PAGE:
Sunday, May 15, 2011

Sunset Boulevard

Year: 1950
AFI Top 100 Rating: 16
Writer: Billy Wilder, Charles Brackett, D.M. Marshman Jr.
Director: Billy Wilder
Star: Gloria Swanson, William Holden, Erich von Stroheim

I consider “Sunset Boulevard” to be the greatest film by a director who specialized in making great films. Though it incorporates elements of noir, horror, drama and comedy, it transcends these genres and becomes one of those rare films that is indefinable. It’s also just about perfect.

We first meet Joe Gillis (William Holden) as he is floating upside down in a swimming pool, very much dead. He’s a screenwriter though, so death doesn’t shut him up, and he narrates the story of how he got to be in that pool. Turns out poor Joe was also poor in the literal sense—about to get his car repossessed and pride long shattered from being turned down by every studio in Hollywood. A flat tire leads him to the marble doorstep of silent film star Norma Desmond (Gloria Swanson), who invites him to stay with her and help her rewrite the script for her comeback…er…return to film. It starts as that, but soon develops into something much, much sicker.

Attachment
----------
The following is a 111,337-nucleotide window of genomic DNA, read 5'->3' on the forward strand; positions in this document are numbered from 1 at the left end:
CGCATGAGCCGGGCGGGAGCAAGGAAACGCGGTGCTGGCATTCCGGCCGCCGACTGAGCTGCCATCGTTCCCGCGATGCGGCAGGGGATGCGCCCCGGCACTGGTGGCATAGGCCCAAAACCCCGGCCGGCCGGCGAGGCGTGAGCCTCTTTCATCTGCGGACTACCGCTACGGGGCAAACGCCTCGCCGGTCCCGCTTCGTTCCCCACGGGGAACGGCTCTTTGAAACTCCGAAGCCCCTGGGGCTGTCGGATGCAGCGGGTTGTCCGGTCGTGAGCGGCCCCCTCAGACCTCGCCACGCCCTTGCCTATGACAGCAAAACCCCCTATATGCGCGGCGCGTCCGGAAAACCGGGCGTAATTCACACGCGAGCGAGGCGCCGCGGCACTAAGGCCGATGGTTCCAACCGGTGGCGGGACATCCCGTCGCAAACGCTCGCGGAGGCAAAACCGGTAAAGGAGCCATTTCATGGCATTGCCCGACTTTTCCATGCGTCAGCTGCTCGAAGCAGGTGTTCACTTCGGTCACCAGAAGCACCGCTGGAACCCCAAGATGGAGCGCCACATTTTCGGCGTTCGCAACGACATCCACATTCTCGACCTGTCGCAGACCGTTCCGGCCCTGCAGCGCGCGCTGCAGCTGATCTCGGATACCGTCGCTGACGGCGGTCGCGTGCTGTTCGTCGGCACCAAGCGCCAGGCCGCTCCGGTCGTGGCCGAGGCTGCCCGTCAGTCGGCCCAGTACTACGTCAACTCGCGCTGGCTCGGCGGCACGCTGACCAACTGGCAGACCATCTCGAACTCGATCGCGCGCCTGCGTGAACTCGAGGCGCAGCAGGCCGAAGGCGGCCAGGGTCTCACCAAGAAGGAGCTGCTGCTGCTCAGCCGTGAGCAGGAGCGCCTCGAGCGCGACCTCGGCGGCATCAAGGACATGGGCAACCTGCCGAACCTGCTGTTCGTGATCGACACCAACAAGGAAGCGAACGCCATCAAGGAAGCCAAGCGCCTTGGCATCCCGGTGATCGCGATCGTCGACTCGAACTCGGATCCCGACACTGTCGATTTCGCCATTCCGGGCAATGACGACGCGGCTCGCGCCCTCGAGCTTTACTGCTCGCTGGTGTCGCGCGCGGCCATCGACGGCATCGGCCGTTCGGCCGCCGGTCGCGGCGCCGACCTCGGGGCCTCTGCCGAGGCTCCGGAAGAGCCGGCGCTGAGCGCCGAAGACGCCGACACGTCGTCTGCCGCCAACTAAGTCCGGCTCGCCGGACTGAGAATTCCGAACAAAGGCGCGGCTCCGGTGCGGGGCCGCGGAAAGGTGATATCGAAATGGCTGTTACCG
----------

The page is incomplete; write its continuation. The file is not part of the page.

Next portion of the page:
The first time we meet Norma she is grieving the death of her pet monkey. She and her butler Max (Erich von Stroheim) mistake Joe for the undertaker and allow him into her mansion. To call Casa Norma an overstatement would be an understatement—it seems as if Paramount dumped the entire contents of its prop rooms inside those walls. Swanson overacts throughout the film, but it is a calculated overacting that makes the film that much more fascinating. It is as if the character of Norma Desmond got so used to acting like she was in a silent film that she began acting like that in real life, and no one was around to yell “Cut!” Her melodrama underlines all of her emotions, from her manipulations to the moments of her real desperation, which paradoxically makes her all the more sympathetic.

Yes, I said sympathetic. She’s a monster, but a monster we come to care very much about. The key to this is Max, who we learn was once much more than just her butler: He was the director who discovered her and became the first of her three husbands. He still adores her as much as he ever did, handling her like a cracked porcelain doll. He caters to her every need, resends fan mail and tries not to let Joe’s relationship with Norma eat him up inside. Because he cares, we care. Because he loves, we love. There’s a moment deep in the film where Norma leaves Max and Joe to meet alone with Cecil B. DeMille (playing himself), and we are anxious and horrified that her dreams will shatter. It is in that moment that we realize how much we have come to care for this weird, unpleasant woman, and because of that the final reel is that much more bittersweet.